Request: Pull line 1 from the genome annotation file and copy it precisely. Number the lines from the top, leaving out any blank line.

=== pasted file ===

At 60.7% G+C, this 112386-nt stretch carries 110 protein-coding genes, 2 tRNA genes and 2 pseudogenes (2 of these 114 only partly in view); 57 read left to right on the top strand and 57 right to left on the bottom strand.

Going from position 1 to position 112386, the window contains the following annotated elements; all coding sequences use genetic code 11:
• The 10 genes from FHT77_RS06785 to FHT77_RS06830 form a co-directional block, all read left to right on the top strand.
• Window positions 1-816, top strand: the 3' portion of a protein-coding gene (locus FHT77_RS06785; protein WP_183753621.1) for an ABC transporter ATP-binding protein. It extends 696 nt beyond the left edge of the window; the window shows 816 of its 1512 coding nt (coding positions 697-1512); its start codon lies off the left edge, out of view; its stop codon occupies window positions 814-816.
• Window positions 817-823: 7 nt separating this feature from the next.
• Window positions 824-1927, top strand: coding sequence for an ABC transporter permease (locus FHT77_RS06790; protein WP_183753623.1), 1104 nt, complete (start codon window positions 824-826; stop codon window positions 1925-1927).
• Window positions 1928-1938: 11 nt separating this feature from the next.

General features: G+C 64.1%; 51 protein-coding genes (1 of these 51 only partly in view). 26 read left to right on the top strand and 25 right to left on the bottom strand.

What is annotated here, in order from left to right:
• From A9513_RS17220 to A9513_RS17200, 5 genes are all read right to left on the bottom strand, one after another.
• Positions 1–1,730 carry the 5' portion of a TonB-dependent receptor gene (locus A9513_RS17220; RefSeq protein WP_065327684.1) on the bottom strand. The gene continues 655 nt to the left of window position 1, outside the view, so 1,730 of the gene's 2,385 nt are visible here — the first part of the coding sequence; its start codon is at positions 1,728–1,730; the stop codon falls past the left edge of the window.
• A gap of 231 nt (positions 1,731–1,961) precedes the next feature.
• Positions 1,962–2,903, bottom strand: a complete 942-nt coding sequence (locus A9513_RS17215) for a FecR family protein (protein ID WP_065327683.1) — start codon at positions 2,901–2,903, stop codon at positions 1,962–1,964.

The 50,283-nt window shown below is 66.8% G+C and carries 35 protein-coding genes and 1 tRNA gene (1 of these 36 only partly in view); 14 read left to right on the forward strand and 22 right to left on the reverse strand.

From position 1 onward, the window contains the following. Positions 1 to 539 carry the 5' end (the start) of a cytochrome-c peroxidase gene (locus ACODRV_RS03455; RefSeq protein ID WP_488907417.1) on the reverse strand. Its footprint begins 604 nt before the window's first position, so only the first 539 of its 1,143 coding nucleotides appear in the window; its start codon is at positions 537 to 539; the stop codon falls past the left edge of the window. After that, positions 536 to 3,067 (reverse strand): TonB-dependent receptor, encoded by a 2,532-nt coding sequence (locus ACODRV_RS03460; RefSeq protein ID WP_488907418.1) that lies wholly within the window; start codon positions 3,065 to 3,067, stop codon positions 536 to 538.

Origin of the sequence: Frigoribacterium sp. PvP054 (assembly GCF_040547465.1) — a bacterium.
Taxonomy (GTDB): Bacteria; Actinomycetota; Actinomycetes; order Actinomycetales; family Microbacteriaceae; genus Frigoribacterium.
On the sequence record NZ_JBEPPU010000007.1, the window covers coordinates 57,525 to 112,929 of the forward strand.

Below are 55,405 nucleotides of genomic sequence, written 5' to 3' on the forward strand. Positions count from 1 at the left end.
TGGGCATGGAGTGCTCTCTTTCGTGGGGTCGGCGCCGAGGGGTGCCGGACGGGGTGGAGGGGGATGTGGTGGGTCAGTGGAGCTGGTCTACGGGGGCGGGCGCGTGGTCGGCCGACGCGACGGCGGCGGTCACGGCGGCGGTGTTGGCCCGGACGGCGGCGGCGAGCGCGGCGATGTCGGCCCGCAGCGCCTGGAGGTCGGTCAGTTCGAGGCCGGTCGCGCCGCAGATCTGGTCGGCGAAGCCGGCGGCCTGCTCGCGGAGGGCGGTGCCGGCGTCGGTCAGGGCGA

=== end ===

At 60.7% G+C, this 112386-nt stretch carries 110 protein-coding genes, 2 tRNA genes and 2 pseudogenes (2 of these 114 only partly in view); 57 read left to right on the top strand and 57 right to left on the bottom strand.